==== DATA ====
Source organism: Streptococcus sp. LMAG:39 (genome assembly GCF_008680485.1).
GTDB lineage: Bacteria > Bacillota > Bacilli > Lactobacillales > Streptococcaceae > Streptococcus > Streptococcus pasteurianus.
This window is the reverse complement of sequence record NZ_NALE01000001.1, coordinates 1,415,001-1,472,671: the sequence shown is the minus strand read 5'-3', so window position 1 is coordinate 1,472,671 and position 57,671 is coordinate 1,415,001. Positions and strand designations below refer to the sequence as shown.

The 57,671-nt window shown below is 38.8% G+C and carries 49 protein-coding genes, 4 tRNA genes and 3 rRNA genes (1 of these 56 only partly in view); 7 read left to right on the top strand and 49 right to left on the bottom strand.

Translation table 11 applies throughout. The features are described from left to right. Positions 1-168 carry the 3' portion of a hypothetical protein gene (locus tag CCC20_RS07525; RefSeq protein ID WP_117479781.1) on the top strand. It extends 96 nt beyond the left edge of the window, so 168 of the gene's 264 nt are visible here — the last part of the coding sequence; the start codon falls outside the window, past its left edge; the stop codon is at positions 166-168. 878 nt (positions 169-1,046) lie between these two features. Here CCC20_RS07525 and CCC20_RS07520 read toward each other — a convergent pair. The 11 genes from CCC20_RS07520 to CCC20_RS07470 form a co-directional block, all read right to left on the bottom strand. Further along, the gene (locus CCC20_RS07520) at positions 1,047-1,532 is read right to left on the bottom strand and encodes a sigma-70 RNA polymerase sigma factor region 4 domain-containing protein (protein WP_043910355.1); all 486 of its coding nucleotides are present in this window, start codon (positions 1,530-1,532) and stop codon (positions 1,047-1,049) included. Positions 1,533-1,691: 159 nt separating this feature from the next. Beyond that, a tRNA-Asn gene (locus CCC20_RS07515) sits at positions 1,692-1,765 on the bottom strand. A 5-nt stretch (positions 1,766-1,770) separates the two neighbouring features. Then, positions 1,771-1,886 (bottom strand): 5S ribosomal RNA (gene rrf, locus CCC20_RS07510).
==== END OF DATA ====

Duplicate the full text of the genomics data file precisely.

Source organism: Streptococcus sp. LMAG:39 (genome assembly GCF_008680485.1).
GTDB lineage: Bacteria > Bacillota > Bacilli > Lactobacillales > Streptococcaceae > Streptococcus > Streptococcus pasteurianus.
This window is the reverse complement of sequence record NZ_NALE01000001.1, coordinates 1,415,001-1,472,671: the sequence shown is the minus strand read 5'-3', so window position 1 is coordinate 1,472,671 and position 57,671 is coordinate 1,415,001. Positions and strand designations below refer to the sequence as shown.

The 57,671-nt window shown below is 38.8% G+C and carries 49 protein-coding genes, 4 tRNA genes and 3 rRNA genes (1 of these 56 only partly in view); 7 read left to right on the top strand and 49 right to left on the bottom strand.

Translation table 11 applies throughout. The features are described from left to right. Positions 1-168 carry the 3' portion of a hypothetical protein gene (locus tag CCC20_RS07525; RefSeq protein ID WP_117479781.1) on the top strand. It extends 96 nt beyond the left edge of the window, so 168 of the gene's 264 nt are visible here — the last part of the coding sequence; the start codon falls outside the window, past its left edge; the stop codon is at positions 166-168. 878 nt (positions 169-1,046) lie between these two features. Here CCC20_RS07525 and CCC20_RS07520 read toward each other — a convergent pair. The 11 genes from CCC20_RS07520 to CCC20_RS07470 form a co-directional block, all read right to left on the bottom strand. Further along, the gene (locus CCC20_RS07520) at positions 1,047-1,532 is read right to left on the bottom strand and encodes a sigma-70 RNA polymerase sigma factor region 4 domain-containing protein (protein WP_043910355.1); all 486 of its coding nucleotides are present in this window, start codon (positions 1,530-1,532) and stop codon (positions 1,047-1,049) included. Positions 1,533-1,691: 159 nt separating this feature from the next. Beyond that, a tRNA-Asn gene (locus CCC20_RS07515) sits at positions 1,692-1,765 on the bottom strand. A 5-nt stretch (positions 1,766-1,770) separates the two neighbouring features. Then, positions 1,771-1,886 (bottom strand): 5S ribosomal RNA (gene rrf, locus CCC20_RS07510).